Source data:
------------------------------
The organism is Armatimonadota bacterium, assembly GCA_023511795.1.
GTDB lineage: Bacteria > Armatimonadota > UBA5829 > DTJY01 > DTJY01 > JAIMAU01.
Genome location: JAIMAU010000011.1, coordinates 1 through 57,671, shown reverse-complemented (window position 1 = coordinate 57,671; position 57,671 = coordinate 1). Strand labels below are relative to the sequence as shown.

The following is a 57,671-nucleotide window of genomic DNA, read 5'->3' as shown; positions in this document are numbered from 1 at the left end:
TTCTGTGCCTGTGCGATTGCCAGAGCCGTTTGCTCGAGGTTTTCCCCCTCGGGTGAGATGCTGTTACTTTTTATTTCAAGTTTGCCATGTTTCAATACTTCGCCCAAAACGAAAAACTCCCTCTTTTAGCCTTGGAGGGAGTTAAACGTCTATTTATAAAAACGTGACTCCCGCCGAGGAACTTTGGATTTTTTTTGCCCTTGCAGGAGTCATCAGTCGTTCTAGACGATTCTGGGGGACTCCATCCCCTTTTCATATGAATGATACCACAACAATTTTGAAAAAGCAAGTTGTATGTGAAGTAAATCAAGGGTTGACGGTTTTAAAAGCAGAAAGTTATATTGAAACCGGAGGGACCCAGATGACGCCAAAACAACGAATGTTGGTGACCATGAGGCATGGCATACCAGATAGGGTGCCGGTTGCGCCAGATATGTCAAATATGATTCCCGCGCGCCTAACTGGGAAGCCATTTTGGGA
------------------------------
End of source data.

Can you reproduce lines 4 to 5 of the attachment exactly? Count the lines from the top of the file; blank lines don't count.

The following is a 57,671-nucleotide window of genomic DNA, read 5'->3' as shown; positions in this document are numbered from 1 at the left end:
TTCTGTGCCTGTGCGATTGCCAGAGCCGTTTGCTCGAGGTTTTCCCCCTCGGGTGAGATGCTGTTACTTTTTATTTCAAGTTTGCCATGTTTCAATACTTCGCCCAAAACGAAAAACTCCCTCTTTTAGCCTTGGAGGGAGTTAAACGTCTATTTATAAAAACGTGACTCCCGCCGAGGAACTTTGGATTTTTTTTGCCCTTGCAGGAGTCATCAGTCGTTCTAGACGATTCTGGGGGACTCCATCCCCTTTTCATATGAATGATACCACAACAATTTTGAAAAAGCAAGTTGTATGTGAAGTAAATCAAGGGTTGACGGTTTTAAAAGCAGAAAGTTATATTGAAACCGGAGGGACCCAGATGACGCCAAAACAACGAATGTTGGTGACCATGAGGCATGGCATACCAGATAGGGTGCCGGTTGCGCCAGATATGTCAAATATGATTCCCGCGCGCCTAACTGGGAAGCCATTTTGGGA